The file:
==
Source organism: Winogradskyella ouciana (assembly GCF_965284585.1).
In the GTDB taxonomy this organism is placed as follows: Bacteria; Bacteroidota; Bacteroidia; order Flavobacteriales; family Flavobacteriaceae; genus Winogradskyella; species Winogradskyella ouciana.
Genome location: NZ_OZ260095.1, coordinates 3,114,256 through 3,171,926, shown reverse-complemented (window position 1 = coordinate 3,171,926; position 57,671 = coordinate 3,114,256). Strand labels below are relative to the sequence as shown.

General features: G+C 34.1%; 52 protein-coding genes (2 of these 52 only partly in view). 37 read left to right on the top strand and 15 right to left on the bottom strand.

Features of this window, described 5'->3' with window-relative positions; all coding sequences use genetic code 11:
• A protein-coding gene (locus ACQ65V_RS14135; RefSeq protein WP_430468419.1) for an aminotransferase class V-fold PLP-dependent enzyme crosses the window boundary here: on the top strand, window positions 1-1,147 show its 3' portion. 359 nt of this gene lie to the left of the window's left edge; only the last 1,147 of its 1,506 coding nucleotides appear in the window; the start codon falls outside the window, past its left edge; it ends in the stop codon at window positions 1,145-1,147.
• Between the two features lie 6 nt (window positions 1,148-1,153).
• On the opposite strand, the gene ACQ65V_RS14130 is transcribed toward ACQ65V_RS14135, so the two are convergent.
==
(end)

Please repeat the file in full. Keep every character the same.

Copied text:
Source organism: Winogradskyella ouciana (assembly GCF_965284585.1).
In the GTDB taxonomy this organism is placed as follows: Bacteria; Bacteroidota; Bacteroidia; order Flavobacteriales; family Flavobacteriaceae; genus Winogradskyella; species Winogradskyella ouciana.
Genome location: NZ_OZ260095.1, coordinates 3,114,256 through 3,171,926, shown reverse-complemented (window position 1 = coordinate 3,171,926; position 57,671 = coordinate 3,114,256). Strand labels below are relative to the sequence as shown.

General features: G+C 34.1%; 52 protein-coding genes (2 of these 52 only partly in view). 37 read left to right on the top strand and 15 right to left on the bottom strand.

Features of this window, described 5'->3' with window-relative positions; all coding sequences use genetic code 11:
• A protein-coding gene (locus ACQ65V_RS14135; RefSeq protein WP_430468419.1) for an aminotransferase class V-fold PLP-dependent enzyme crosses the window boundary here: on the top strand, window positions 1-1,147 show its 3' portion. 359 nt of this gene lie to the left of the window's left edge; only the last 1,147 of its 1,506 coding nucleotides appear in the window; the start codon falls outside the window, past its left edge; it ends in the stop codon at window positions 1,145-1,147.
• Between the two features lie 6 nt (window positions 1,148-1,153).
• On the opposite strand, the gene ACQ65V_RS14130 is transcribed toward ACQ65V_RS14135, so the two are convergent.